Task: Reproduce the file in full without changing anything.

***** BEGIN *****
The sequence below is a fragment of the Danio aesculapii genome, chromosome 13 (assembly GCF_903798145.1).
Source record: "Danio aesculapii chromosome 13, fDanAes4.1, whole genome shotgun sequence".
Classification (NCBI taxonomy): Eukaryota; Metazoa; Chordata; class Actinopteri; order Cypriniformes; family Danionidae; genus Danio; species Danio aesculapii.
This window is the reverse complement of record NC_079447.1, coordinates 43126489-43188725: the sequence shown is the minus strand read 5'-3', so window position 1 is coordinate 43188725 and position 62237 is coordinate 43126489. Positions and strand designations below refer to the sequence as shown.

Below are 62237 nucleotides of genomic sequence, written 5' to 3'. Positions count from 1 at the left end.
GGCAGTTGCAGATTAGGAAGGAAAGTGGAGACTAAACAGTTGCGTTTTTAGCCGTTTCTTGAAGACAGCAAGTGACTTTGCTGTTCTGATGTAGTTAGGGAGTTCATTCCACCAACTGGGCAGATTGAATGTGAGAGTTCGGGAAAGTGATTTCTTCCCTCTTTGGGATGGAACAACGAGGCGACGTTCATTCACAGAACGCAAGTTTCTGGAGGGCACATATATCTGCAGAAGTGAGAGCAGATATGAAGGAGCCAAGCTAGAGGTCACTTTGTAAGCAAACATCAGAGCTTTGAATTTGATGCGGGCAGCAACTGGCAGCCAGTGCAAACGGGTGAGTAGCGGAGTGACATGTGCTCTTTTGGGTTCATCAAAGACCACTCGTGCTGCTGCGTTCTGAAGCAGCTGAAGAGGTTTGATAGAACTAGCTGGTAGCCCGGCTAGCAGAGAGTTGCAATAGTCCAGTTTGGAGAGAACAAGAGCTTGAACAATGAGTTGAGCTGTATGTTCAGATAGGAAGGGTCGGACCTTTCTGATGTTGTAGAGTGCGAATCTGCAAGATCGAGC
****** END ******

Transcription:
The sequence below is a fragment of the Danio aesculapii genome, chromosome 13 (assembly GCF_903798145.1).
Source record: "Danio aesculapii chromosome 13, fDanAes4.1, whole genome shotgun sequence".
Classification (NCBI taxonomy): Eukaryota; Metazoa; Chordata; class Actinopteri; order Cypriniformes; family Danionidae; genus Danio; species Danio aesculapii.
This window is the reverse complement of record NC_079447.1, coordinates 43126489-43188725: the sequence shown is the minus strand read 5'-3', so window position 1 is coordinate 43188725 and position 62237 is coordinate 43126489. Positions and strand designations below refer to the sequence as shown.

Below are 62237 nucleotides of genomic sequence, written 5' to 3'. Positions count from 1 at the left end.
GGCAGTTGCAGATTAGGAAGGAAAGTGGAGACTAAACAGTTGCGTTTTTAGCCGTTTCTTGAAGACAGCAAGTGACTTTGCTGTTCTGATGTAGTTAGGGAGTTCATTCCACCAACTGGGCAGATTGAATGTGAGAGTTCGGGAAAGTGATTTCTTCCCTCTTTGGGATGGAACAACGAGGCGACGTTCATTCACAGAACGCAAGTTTCTGGAGGGCACATATATCTGCAGAAGTGAGAGCAGATATGAAGGAGCCAAGCTAGAGGTCACTTTGTAAGCAAACATCAGAGCTTTGAATTTGATGCGGGCAGCAACTGGCAGCCAGTGCAAACGGGTGAGTAGCGGAGTGACATGTGCTCTTTTGGGTTCATCAAAGACCACTCGTGCTGCTGCGTTCTGAAGCAGCTGAAGAGGTTTGATAGAACTAGCTGGTAGCCCGGCTAGCAGAGAGTTGCAATAGTCCAGTTTGGAGAGAACAAGAGCTTGAACAATGAGTTGAGCTGTATGTTCAGATAGGAAGGGTCGGACCTTTCTGATGTTGTAGAGTGCGAATCTGCAAGATCGAGC